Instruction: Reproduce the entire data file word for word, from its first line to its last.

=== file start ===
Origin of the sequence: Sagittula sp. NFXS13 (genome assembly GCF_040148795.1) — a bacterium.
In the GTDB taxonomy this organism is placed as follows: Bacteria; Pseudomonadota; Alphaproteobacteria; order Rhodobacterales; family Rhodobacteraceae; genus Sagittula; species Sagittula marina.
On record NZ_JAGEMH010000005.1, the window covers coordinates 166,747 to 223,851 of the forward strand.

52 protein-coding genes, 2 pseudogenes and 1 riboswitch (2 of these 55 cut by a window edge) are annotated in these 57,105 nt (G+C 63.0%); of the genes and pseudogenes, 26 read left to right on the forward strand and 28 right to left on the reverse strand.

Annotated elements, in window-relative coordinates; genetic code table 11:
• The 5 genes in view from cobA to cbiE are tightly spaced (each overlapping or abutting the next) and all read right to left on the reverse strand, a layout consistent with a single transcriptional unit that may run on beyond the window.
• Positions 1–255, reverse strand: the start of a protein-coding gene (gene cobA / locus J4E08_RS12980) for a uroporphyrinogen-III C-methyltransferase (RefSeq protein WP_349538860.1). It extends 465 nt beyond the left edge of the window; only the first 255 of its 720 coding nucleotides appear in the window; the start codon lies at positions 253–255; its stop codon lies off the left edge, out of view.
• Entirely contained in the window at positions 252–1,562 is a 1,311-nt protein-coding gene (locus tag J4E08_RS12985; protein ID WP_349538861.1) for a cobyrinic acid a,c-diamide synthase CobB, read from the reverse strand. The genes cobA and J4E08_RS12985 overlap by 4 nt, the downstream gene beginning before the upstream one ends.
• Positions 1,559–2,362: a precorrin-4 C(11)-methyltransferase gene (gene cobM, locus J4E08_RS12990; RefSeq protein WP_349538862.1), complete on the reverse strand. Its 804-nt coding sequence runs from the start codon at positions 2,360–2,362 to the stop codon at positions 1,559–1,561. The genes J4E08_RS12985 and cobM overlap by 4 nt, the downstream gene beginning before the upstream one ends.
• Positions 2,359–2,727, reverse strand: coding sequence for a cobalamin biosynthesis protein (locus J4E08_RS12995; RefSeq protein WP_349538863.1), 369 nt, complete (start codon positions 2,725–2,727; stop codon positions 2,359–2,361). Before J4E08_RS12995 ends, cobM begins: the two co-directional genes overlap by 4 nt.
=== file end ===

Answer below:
Origin of the sequence: Sagittula sp. NFXS13 (genome assembly GCF_040148795.1) — a bacterium.
In the GTDB taxonomy this organism is placed as follows: Bacteria; Pseudomonadota; Alphaproteobacteria; order Rhodobacterales; family Rhodobacteraceae; genus Sagittula; species Sagittula marina.
On record NZ_JAGEMH010000005.1, the window covers coordinates 166,747 to 223,851 of the forward strand.

52 protein-coding genes, 2 pseudogenes and 1 riboswitch (2 of these 55 cut by a window edge) are annotated in these 57,105 nt (G+C 63.0%); of the genes and pseudogenes, 26 read left to right on the forward strand and 28 right to left on the reverse strand.

Annotated elements, in window-relative coordinates; genetic code table 11:
• The 5 genes in view from cobA to cbiE are tightly spaced (each overlapping or abutting the next) and all read right to left on the reverse strand, a layout consistent with a single transcriptional unit that may run on beyond the window.
• Positions 1–255, reverse strand: the start of a protein-coding gene (gene cobA / locus J4E08_RS12980) for a uroporphyrinogen-III C-methyltransferase (RefSeq protein WP_349538860.1). It extends 465 nt beyond the left edge of the window; only the first 255 of its 720 coding nucleotides appear in the window; the start codon lies at positions 253–255; its stop codon lies off the left edge, out of view.
• Entirely contained in the window at positions 252–1,562 is a 1,311-nt protein-coding gene (locus tag J4E08_RS12985; protein ID WP_349538861.1) for a cobyrinic acid a,c-diamide synthase CobB, read from the reverse strand. The genes cobA and J4E08_RS12985 overlap by 4 nt, the downstream gene beginning before the upstream one ends.
• Positions 1,559–2,362: a precorrin-4 C(11)-methyltransferase gene (gene cobM, locus J4E08_RS12990; RefSeq protein WP_349538862.1), complete on the reverse strand. Its 804-nt coding sequence runs from the start codon at positions 2,360–2,362 to the stop codon at positions 1,559–1,561. The genes J4E08_RS12985 and cobM overlap by 4 nt, the downstream gene beginning before the upstream one ends.
• Positions 2,359–2,727, reverse strand: coding sequence for a cobalamin biosynthesis protein (locus J4E08_RS12995; RefSeq protein WP_349538863.1), 369 nt, complete (start codon positions 2,725–2,727; stop codon positions 2,359–2,361). Before J4E08_RS12995 ends, cobM begins: the two co-directional genes overlap by 4 nt.